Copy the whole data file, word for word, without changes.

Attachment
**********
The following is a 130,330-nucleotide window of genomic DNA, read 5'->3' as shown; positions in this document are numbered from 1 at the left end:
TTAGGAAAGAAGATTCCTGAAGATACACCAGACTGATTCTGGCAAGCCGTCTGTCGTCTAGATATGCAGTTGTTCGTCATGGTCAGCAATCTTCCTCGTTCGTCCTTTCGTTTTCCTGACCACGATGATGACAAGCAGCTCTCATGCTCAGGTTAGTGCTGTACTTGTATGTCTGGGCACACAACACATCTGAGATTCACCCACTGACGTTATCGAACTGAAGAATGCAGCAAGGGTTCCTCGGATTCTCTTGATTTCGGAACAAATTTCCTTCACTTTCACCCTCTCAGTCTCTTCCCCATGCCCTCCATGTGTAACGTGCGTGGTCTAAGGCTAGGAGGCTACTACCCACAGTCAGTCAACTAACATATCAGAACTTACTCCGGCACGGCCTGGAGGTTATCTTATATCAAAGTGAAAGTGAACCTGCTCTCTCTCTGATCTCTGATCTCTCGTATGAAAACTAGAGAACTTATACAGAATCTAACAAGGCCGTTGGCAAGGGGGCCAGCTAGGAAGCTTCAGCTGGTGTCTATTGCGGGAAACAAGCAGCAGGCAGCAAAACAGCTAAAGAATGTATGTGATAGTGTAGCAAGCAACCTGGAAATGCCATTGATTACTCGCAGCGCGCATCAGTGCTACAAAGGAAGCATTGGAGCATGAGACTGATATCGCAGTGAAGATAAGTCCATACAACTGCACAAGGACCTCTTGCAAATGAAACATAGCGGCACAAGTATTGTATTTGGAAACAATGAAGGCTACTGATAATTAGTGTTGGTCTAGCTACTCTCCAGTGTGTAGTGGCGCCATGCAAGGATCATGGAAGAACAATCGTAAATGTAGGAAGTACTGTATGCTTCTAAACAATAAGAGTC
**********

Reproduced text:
The following is a 130,330-nucleotide window of genomic DNA, read 5'->3' as shown; positions in this document are numbered from 1 at the left end:
TTAGGAAAGAAGATTCCTGAAGATACACCAGACTGATTCTGGCAAGCCGTCTGTCGTCTAGATATGCAGTTGTTCGTCATGGTCAGCAATCTTCCTCGTTCGTCCTTTCGTTTTCCTGACCACGATGATGACAAGCAGCTCTCATGCTCAGGTTAGTGCTGTACTTGTATGTCTGGGCACACAACACATCTGAGATTCACCCACTGACGTTATCGAACTGAAGAATGCAGCAAGGGTTCCTCGGATTCTCTTGATTTCGGAACAAATTTCCTTCACTTTCACCCTCTCAGTCTCTTCCCCATGCCCTCCATGTGTAACGTGCGTGGTCTAAGGCTAGGAGGCTACTACCCACAGTCAGTCAACTAACATATCAGAACTTACTCCGGCACGGCCTGGAGGTTATCTTATATCAAAGTGAAAGTGAACCTGCTCTCTCTCTGATCTCTGATCTCTCGTATGAAAACTAGAGAACTTATACAGAATCTAACAAGGCCGTTGGCAAGGGGGCCAGCTAGGAAGCTTCAGCTGGTGTCTATTGCGGGAAACAAGCAGCAGGCAGCAAAACAGCTAAAGAATGTATGTGATAGTGTAGCAAGCAACCTGGAAATGCCATTGATTACTCGCAGCGCGCATCAGTGCTACAAAGGAAGCATTGGAGCATGAGACTGATATCGCAGTGAAGATAAGTCCATACAACTGCACAAGGACCTCTTGCAAATGAAACATAGCGGCACAAGTATTGTATTTGGAAACAATGAAGGCTACTGATAATTAGTGTTGGTCTAGCTACTCTCCAGTGTGTAGTGGCGCCATGCAAGGATCATGGAAGAACAATCGTAAATGTAGGAAGTACTGTATGCTTCTAAACAATAAGAGTC